Neither urban nor suburban, the Urburb is a fragmented mosaic of one hundred years of modernist planning in Israel: early twentieth century garden-cities, mid-century social housing and generic, high-rise residential typologies of the past two decades. These residential mutations dominate the contemporary Israeli landscape, expanding and replacing existing textures, in an endless, repetitive cycle.
In response to the death of former Israeli Prime Minister Ariel Sharon last week, Eyal Weizman has written an interesting investigation into how the controversial politician used architecture and urban planning as a tool in the ongoing Israeli-Palestinian conflict, deploying settlements like military tactics rather than simply as housing strategy. The piece is an insightful examination of how power and even violence can be manifest in design, as evidenced by Sharon’s “architecture of occupation”. You can read the full article here.
Architectural photographer Yohan Zerdoun has sent us this lovely video that explores the Peres Center for Peace, by architects Massimiliano & Doriana Fuksas, in Tel Aviv. With a keen eye for detail and an understanding of the building’s human scale, Zerdoun sets up each shot so that the architecture – and its gorgeous context – can be truly appreciated. Enjoy!
To celebrate the launch of ArchDaily Materials, our new product catalog, we’ve rounded up 10 awesome projects from around the world that were inspired by one material: metal. Check out the projects after the break…
Chyutin Architects have won a competition to design a new campus for the Ben Gurion University in Israel. Planned for a 30 hectare site in Beer Sheva, the 300,000 square meter campus will double the University’s existing facilities, both of which will be connected. Once complete, the new campus will include a welcoming public square with commercial and cultural facilities, as well as students dormitories, a congress center, academic and research facilities, sports facilities and more.
Pritzker Laureate Richard Meier’s iconic new residential tower in the heart of Tel Aviv is nearing completion. Located in Rothschild Boulevard, the city’s bustling high-end commercial, cultural and financial district, it is no surprise that over 70% of the 42-story luxury tower has already been sold.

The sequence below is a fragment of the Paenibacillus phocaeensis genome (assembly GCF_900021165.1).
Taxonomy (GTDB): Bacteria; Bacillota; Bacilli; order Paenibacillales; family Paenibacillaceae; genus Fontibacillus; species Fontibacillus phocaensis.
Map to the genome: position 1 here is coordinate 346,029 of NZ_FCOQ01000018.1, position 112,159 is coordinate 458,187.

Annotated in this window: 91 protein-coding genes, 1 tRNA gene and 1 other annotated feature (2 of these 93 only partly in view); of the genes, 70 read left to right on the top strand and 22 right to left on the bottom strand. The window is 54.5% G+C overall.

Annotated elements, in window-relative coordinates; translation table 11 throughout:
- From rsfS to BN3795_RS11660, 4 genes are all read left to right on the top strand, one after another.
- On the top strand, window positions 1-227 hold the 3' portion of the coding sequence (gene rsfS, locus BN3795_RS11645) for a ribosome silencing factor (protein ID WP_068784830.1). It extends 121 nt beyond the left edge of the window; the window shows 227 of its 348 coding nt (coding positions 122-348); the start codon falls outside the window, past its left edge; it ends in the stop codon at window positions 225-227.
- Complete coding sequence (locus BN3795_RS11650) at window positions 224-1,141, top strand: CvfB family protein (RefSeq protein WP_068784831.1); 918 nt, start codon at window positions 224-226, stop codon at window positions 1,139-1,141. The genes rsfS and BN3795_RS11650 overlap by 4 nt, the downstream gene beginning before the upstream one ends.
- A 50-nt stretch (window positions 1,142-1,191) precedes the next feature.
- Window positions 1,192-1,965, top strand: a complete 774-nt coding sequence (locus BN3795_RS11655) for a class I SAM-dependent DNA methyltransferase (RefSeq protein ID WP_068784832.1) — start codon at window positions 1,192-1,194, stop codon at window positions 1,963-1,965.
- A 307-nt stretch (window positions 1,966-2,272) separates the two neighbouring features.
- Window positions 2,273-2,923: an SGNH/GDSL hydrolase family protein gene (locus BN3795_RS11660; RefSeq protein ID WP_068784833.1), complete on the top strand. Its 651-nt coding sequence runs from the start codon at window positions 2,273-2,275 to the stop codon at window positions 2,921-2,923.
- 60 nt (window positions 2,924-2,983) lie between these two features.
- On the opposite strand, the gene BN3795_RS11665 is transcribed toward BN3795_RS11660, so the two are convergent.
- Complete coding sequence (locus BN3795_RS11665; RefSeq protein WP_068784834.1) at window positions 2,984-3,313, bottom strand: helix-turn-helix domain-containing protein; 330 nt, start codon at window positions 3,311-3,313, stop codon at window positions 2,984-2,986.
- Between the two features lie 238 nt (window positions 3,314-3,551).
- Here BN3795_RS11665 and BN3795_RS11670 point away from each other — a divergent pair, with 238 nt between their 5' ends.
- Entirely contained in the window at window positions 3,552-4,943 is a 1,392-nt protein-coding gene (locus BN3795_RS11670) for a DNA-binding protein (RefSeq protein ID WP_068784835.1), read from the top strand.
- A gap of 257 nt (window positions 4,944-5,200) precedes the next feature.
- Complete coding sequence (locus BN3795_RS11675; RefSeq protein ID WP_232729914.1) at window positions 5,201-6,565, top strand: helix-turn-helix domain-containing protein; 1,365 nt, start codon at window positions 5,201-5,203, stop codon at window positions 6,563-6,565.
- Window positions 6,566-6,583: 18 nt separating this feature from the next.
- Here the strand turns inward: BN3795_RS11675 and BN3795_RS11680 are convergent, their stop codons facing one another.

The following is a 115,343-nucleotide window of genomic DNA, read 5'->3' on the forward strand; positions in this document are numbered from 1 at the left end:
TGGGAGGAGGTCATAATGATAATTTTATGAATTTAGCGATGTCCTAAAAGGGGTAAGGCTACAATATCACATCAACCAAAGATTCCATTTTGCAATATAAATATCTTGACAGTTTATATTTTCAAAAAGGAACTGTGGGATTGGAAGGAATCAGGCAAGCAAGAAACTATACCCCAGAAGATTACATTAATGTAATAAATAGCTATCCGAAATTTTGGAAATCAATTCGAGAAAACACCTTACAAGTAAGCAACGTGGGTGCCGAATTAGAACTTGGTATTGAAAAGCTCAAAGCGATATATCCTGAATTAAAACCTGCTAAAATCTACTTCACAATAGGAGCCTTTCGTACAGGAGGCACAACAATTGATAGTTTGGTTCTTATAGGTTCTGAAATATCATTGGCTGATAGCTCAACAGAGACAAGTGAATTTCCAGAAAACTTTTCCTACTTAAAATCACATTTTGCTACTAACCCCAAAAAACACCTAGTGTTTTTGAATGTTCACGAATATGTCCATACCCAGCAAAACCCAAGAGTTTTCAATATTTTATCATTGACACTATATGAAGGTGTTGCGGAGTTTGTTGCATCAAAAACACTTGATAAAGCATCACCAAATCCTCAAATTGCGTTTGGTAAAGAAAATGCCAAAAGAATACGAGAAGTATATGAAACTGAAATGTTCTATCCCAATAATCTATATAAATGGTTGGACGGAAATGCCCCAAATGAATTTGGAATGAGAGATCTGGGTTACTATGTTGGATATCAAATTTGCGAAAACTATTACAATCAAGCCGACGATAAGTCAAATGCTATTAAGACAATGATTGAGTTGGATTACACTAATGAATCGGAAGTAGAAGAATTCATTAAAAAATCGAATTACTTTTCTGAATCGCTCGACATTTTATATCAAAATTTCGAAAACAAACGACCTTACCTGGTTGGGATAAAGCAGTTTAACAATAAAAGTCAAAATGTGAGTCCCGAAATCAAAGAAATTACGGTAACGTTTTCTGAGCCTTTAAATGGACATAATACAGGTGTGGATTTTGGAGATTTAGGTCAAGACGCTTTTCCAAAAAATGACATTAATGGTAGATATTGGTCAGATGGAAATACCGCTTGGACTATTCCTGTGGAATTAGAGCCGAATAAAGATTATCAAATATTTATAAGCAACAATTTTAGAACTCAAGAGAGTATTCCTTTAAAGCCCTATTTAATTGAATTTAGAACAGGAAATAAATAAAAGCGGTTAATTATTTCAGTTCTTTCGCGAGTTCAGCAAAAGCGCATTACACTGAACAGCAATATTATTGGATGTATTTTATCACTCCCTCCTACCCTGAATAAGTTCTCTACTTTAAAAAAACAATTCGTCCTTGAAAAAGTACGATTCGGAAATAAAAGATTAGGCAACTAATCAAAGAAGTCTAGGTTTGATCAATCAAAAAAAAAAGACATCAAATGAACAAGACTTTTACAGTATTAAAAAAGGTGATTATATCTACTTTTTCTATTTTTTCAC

More on the tower, and its potentially controversial context, after the break…
On October 23, 2013, Tel Aviv’s Ermanno Tedeschi Gallery will open its newest show, “Never Say the Eye Is Rigid: Architectural Drawings of Daniel Libeskind”. The exhibition, in collaboration with the Ermanno Tedeschi Gallery (Milan, Turin, Rome ,Tel Aviv), which brings together 52 original drawings will include depictions of the architect’s signature work, the Jewish Museum Berlin (2001), and his 2003 master plan for Ground Zero in New York City.
The exhibition arrives in Tel Aviv after opening at the Ermanno Tedeschi Gallery in Rome and in Turin. From Tel Aviv the show will travel to the Ermanno Tedeschi Gallery in Milan then travel to London and to New York City (location and dates to be announced). The exhibition in Tel Aviv will show some sketches exposed in Italy and other new projects.
The sketches reflect a wide range of styles and techniques and range from almost-classical line drawings to highly expressive watercolors and free-flowing ink sketches. All of the works reflect a connection between the philosophical ideas underlying the project depicted and that project’s unique aesthetics – its particular color, mood, posture and tension. From the extremely large scroll depicting the Ground Zero master plan to the intimate sketches of the Jewish Museum Berlin, the drawings offer a rare and intriguing glimpse into Mr. Libeskind’s approach to some of his most famous projects. For more information click here.
Title: Exhibition: Daniel Libeskind’s Architectural Drawings
Organizers: Ermanno Tedeschi Gallery Tel Aviv
From: Wed, 23 Oct 2013
Until: Mon, 23 Dec 2013
Venue: Ermanno Tedeschi Gallery, Tel Aviv
Address: Lilienblum 3, Tel Aviv, Israel